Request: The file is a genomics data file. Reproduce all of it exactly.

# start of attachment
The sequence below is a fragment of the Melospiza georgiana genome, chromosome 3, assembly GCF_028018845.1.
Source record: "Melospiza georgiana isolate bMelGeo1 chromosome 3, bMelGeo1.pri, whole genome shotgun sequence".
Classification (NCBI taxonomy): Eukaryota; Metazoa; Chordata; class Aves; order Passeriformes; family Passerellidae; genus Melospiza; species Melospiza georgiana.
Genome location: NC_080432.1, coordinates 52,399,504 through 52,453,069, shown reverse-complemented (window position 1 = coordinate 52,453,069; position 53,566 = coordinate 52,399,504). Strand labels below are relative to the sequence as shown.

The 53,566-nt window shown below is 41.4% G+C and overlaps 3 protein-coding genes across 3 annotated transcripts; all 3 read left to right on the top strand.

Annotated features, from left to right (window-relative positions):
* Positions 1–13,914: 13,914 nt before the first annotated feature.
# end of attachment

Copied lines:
The sequence below is a fragment of the Melospiza georgiana genome, chromosome 3, assembly GCF_028018845.1.
Source record: "Melospiza georgiana isolate bMelGeo1 chromosome 3, bMelGeo1.pri, whole genome shotgun sequence".
Classification (NCBI taxonomy): Eukaryota; Metazoa; Chordata; class Aves; order Passeriformes; family Passerellidae; genus Melospiza; species Melospiza georgiana.
Genome location: NC_080432.1, coordinates 52,399,504 through 52,453,069, shown reverse-complemented (window position 1 = coordinate 52,453,069; position 53,566 = coordinate 52,399,504). Strand labels below are relative to the sequence as shown.

The 53,566-nt window shown below is 41.4% G+C and overlaps 3 protein-coding genes across 3 annotated transcripts; all 3 read left to right on the top strand.

Annotated features, from left to right (window-relative positions):
* Positions 1–13,914: 13,914 nt before the first annotated feature.